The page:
How To Get Back Into Running


Do you want to return to running but are unsure where to start? Fear not – our experts have some running advice to get you back on your feet.

If you’ve been a runner in the past, you’re off to a good start. This usually means you have the physiological capacity to run. That genetic capacity doesn’t just go away!

That said, your body will have lost some fitness, so don’t expect yourself to jump back in at the level you ran in the past. Instead, a positive and patient approach is the best way to return to running.

Start Slowly

At some point, all runners take some time out. This could be through injury, illness, or just time spent doing other things. And inevitably this means losing fitness. So, when planning a comeback, do so gradually and at a lower intensity and duration than you may have been used to.

Mixing slow, easy running with periods of walking is a good approach for those returning to running. Over time, you can gradually increase the pace and duration of running while also reducing your walking. Once you are running continuously, slowly increase the total duration of the run, giving your body time to adapt and get back to the level it was before.

When you are ready, and you feel you have more of a foundation of fitness, you can also start to focus a bit more on your pace. Just be careful. Your muscles and tendons will need time to adapt before you throw anything too high-intensity at them. Forget the ‘no pain, no gain’ mantra and plan to put your feet up as part of your running week.

Go 21st Century

Hydration, refuelling, and an understanding of how muscles react to speedwork have all evolved hugely in the past decade. And that’s without mentioning the advancements in modern running shoes, breathable fabrics, and waterproofing. One of the best running tips is to remember that synthetic fabrics are your new friend. It might be time to invest in some new gear!

Age Is No Barrier

There’s no arguing it – you’re physically better prepared for running when you’re younger. But don’t let that stop you. Whether it’s motivation or financial stability, many older runners are able to get far more from their bodies than you might think! In fact, research will tell you that runners often return to the sport they loved in their 50s.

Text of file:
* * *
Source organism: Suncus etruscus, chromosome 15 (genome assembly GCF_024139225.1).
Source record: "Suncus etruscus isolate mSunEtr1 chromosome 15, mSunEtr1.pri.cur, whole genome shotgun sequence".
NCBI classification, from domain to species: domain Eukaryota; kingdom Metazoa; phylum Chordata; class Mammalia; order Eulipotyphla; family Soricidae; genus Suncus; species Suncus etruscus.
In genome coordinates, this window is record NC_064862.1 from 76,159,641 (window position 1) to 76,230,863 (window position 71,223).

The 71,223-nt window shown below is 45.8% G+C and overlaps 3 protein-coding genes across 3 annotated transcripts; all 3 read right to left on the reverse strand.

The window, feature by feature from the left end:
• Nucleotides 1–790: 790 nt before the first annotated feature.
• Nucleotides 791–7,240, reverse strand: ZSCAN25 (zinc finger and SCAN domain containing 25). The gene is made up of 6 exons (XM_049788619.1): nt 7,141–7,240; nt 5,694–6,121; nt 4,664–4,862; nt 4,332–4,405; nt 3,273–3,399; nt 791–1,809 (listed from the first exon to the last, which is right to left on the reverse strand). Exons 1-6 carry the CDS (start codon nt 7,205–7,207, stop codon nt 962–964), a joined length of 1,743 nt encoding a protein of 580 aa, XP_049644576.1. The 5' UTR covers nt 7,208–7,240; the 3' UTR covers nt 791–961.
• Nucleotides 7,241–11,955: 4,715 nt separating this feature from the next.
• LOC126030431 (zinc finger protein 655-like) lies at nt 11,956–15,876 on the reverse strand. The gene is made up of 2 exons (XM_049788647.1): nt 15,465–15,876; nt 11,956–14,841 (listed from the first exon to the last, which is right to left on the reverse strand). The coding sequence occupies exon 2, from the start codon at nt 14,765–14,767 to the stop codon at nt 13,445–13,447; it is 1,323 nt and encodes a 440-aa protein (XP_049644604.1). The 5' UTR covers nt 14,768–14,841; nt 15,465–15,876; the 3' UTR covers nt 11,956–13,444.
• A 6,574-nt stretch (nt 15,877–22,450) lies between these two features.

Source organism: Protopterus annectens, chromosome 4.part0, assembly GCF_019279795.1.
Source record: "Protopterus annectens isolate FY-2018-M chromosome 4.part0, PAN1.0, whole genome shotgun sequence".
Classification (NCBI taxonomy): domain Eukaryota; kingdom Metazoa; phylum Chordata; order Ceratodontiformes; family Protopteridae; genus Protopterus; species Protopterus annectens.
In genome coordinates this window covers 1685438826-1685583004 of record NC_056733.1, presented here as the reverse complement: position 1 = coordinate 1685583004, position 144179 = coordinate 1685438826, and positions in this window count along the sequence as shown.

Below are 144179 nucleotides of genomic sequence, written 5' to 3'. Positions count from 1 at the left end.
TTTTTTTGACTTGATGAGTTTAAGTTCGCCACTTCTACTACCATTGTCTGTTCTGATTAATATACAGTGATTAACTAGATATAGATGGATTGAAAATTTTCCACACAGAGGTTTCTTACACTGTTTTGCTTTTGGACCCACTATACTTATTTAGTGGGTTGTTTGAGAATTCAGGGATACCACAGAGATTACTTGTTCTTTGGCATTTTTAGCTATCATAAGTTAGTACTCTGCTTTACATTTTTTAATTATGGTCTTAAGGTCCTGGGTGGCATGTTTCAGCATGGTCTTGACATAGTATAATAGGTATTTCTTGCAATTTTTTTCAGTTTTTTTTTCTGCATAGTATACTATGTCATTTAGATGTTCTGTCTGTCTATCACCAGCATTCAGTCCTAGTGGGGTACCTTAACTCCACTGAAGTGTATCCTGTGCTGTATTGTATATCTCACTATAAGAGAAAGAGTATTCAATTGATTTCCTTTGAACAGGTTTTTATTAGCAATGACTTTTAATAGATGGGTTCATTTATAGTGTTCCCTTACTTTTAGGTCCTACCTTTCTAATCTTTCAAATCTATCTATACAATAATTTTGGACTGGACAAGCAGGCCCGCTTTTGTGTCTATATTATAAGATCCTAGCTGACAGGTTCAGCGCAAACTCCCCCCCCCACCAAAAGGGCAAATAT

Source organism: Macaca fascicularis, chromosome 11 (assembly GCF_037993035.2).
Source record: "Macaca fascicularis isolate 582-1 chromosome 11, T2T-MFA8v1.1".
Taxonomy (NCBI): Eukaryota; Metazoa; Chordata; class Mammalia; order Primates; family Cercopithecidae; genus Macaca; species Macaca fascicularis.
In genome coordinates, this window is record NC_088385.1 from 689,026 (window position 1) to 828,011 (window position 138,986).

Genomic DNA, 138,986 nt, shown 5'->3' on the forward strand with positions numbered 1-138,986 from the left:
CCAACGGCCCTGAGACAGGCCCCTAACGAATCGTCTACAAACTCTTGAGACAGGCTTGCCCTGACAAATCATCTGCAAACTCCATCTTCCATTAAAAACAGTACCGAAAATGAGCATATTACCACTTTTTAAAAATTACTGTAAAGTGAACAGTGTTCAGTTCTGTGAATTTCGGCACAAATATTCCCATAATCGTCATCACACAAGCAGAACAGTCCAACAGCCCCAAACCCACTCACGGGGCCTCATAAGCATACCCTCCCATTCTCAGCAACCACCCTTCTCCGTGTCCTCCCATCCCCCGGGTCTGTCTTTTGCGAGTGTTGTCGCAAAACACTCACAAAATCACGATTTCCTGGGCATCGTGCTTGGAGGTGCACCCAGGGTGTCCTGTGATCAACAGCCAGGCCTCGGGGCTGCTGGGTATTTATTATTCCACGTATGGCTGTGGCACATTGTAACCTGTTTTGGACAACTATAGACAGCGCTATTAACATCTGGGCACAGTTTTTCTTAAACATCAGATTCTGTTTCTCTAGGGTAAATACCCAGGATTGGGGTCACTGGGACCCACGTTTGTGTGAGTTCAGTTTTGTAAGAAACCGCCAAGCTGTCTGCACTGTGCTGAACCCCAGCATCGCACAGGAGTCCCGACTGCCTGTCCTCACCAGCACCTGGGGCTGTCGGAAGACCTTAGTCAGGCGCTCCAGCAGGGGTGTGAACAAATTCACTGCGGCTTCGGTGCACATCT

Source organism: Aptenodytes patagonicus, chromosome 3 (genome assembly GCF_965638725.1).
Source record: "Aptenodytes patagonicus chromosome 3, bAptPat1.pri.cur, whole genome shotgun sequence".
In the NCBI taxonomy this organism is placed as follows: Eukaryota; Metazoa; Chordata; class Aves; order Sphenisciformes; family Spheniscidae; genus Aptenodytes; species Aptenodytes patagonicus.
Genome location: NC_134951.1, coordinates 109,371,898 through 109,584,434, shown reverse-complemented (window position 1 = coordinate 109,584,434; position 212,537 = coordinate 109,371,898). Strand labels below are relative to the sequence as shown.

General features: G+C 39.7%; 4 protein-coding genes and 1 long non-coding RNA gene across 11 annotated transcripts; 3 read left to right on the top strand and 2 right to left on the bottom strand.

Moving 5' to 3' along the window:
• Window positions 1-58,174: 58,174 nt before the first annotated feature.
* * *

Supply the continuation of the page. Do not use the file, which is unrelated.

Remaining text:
You may feel unfit now, but keep in mind that you can still progress. If you only do steady miles then you’re unlikely to get any faster. Instead, once you have built your base of easy running, focus on drills, strength training, and other running training exercises.

It also pays to get small niggles looked at immediately. Anything that is a slight injury now may end up getting worse. Runners in their 60s and beyond are breaking new ground, particularly medically, and should be applauded. Keep bones healthy with calcium-rich foods and plenty of vitamin D. Pay attention to heart and blood pressure health and have regular check-ups.

Mobility Is Key

Flexibility and joint health are hugely important to runners. Yoga and pilates are great, not only for those returning to running but for all runners in general. These exercises can help to condition and repair your body, enabling you to pound the trails for many years to come. With RunTogether, your run leader will be able to suggest some great ideas and exercises to keep you mobile.

Feed That Habit

Steve Peters – an amazing runner producing incredible times in his 50s and 60s – is a sports psychologist famed for recognising the ‘chimp’ in all of us, and its negative outlook on life. Check out his book “The Chimp Paradox: The Mind Management Programme to Help You Achieve Success, Confidence and Happiness”. It’s a simple tale about controlling that chimp and its negative thoughts. That’s things like deciding to stay at home and watch TV whenever it's raining. Instead, create amazing habits that can be hugely significant in later life. No time like the present.

Find A Group

If you’re still feeling nervous to return to running, then look no further than a running group. Join a friendly, inclusive group of individuals and those nerves will soon fade away. The physical and psychological benefits gained from running in a group are well documented, but put simply, running is more fun and much easier when shared with others.

Find your local RunTogether group.

Why Bother?

Scientific studies have shown that a sensible amount of running can boost the immune system. The flip-side is that too much running with limited recovery, can have the opposite effect. So, find a balance! There has never been a more important time than the present to have an immune system which is ready for a battle.

Looking for more tips on returning to running? You can stay up to date with our running advice by checking out our other blog posts! If you’d like to get in touch, you can also send us an email with your own experiences or questions to

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